Recent video+language datasets cover domains where the interaction is highly structured, such as instructional videos, or where the interaction is scripted, such as TV shows. Both of these properties can lead to spurious cues to be exploited by models rather than learning to ground language. In this paper, we present GrOunded footbAlL commentaries (GOAL), a novel dataset of football (or `soccer') highlights videos with transcribed live commentaries in English. As the course of a game is unpredictable, so are commentaries, which makes them a unique resource to investigate dynamic language grounding. We also provide state-of-the-art baselines for the following tasks: frame reordering, moment retrieval, live commentary retrieval and play-by-play live commentary generation. Results show that SOTA models perform reasonably well in most tasks. We discuss the implications of these results and suggest new tasks for which GOAL can be used. Our codebase is available at: https://gitlab.com/grounded-sport-convai/goal-baselines.
Anaphoric expressions, such as pronouns and referential descriptions, are situated with respect to the linguistic context of prior turns, as well as, the immediate visual environment. However, a speaker's referential descriptions do not always uniquely identify the referent, leading to ambiguities in need of resolution through subsequent clarificational exchanges. Thus, effective Ambiguity Detection and Coreference Resolution are key to task success in Conversational AI. In this paper, we present models for these two tasks as part of the SIMMC 2.0 Challenge (Kottur et al. 2021). Specifically, we use TOD-BERT and LXMERT based models, compare them to a number of baselines and provide ablation experiments. Our results show that (1) language models are able to exploit correlations in the data to detect ambiguity; and (2) unimodal coreference resolution models can avoid the need for a vision component, through the use of smart object representations.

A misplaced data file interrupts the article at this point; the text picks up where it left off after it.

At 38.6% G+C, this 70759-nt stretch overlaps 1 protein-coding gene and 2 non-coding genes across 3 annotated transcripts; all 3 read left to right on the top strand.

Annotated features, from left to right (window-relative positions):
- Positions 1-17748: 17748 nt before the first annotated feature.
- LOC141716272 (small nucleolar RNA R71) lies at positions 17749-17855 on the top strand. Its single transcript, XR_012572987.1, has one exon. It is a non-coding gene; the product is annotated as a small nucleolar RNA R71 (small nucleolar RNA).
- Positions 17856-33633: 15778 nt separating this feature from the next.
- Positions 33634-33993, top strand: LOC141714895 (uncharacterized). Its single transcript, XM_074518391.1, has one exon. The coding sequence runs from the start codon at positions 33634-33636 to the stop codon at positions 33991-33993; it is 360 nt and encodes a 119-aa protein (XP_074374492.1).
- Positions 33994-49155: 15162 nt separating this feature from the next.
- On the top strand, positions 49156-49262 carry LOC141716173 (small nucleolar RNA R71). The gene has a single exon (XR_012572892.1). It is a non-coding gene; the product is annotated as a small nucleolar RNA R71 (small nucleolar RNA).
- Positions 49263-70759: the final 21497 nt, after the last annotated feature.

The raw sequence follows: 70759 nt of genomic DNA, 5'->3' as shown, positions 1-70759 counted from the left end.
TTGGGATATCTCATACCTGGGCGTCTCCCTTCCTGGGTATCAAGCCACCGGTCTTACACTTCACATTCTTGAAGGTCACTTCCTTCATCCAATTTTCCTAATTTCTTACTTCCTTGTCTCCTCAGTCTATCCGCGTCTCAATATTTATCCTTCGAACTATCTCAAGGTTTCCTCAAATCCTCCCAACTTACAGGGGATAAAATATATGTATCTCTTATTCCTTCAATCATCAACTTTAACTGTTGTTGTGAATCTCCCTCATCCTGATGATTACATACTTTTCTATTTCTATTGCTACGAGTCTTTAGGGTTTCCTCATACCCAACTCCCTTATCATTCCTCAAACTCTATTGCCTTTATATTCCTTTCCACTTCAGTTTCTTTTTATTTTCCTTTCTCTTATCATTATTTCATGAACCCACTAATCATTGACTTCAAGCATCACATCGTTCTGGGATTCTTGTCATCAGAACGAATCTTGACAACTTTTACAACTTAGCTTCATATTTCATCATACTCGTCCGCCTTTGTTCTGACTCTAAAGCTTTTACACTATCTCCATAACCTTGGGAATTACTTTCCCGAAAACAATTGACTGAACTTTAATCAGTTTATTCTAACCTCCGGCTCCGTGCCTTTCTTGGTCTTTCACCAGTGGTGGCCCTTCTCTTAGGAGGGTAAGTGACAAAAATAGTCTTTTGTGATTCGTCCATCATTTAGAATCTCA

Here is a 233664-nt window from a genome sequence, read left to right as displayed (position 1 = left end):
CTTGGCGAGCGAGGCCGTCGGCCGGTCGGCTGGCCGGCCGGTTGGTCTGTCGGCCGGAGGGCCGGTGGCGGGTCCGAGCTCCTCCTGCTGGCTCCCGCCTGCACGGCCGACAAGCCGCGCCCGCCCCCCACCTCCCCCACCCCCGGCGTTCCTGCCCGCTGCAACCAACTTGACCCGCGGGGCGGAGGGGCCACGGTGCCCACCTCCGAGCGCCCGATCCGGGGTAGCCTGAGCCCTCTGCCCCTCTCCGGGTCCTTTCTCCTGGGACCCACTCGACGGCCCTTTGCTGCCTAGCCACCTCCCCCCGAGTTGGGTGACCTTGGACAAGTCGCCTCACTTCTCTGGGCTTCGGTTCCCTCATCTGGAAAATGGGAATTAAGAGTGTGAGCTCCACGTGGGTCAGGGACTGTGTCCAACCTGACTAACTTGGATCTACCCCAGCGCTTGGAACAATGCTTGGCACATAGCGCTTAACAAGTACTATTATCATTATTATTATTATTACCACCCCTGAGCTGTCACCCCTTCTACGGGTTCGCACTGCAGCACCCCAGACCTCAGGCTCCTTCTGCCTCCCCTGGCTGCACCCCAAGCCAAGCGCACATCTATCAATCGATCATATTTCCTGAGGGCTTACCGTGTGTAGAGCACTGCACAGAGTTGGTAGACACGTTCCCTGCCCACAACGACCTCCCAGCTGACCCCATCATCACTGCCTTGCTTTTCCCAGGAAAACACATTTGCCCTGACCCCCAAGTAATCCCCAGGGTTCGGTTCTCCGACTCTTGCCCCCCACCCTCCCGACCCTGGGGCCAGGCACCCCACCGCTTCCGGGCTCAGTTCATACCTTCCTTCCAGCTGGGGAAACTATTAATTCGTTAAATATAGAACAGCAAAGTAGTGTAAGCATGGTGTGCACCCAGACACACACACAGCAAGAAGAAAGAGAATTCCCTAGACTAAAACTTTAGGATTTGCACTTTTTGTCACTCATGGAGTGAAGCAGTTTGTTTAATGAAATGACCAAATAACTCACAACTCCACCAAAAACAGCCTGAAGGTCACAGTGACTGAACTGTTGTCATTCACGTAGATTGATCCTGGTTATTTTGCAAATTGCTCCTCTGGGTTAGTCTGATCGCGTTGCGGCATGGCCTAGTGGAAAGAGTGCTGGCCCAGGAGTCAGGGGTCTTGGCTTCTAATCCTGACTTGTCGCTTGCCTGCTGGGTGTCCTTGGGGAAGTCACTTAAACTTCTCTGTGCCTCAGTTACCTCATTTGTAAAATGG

Current generative-based dialogue systems are data-hungry and fail to adapt to new unseen domains when only a small amount of target data is available. Additionally, in real-world applications, most domains are underrepresented, so there is a need to create a system capable of generalizing to these domains using minimal data. In this paper, we propose a method that adapts to unseen domains by combining both transfer and meta-learning (DATML). DATML improves the previous state-of-the-art dialogue model, DiKTNet, by introducing a different learning technique: meta-learning. We use Reptile, a first-order optimization-based meta-learning algorithm as our improved training method. We evaluated our model on the MultiWOZ dataset and outperformed DiKTNet in both BLEU and Entity F1 scores when the same amount of data is available.
Challenges around collecting and processing quality data have hampered progress in data-driven dialogue models. Previous approaches are moving away from costly, resource-intensive lab settings, where collection is slow but where the data is deemed of high quality. The advent of crowd-sourcing platforms, such as Amazon Mechanical Turk, has provided researchers with an alternative cost-effective and rapid way to collect data. However, the collection of fluid, natural spoken or textual interaction can be challenging, particularly between two crowd-sourced workers. In this study, we compare the performance of dialogue models for the same interaction task but collected in two different settings: in the lab vs. crowd-sourced. We find that fewer lab dialogues are needed to reach similar accuracy, less than half the amount of lab data as crowd-sourced data. We discuss the advantages and disadvantages of each data collection method.
Large corpora of task-based and open-domain conversational dialogues are hugely valuable in the field of data-driven dialogue systems. Crowdsourcing platforms, such as Amazon Mechanical Turk, have been an effective method for collecting such large amounts of data. However, difficulties arise when task-based dialogues require expert domain knowledge or rapid access to domain-relevant information, such as databases for tourism. This will become even more prevalent as dialogue systems become increasingly ambitious, expanding into tasks with high levels of complexity that require collaboration and forward planning, such as in our domain of emergency response. In this paper, we propose CRWIZ: a framework for collecting real-time Wizard of Oz dialogues through crowdsourcing for collaborative, complex tasks. This framework uses semi-guided dialogue to avoid interactions that breach procedures and processes only known to experts, while enabling the capture of a wide variety of interactions. The framework is available at https://github.com/JChiyah/crwiz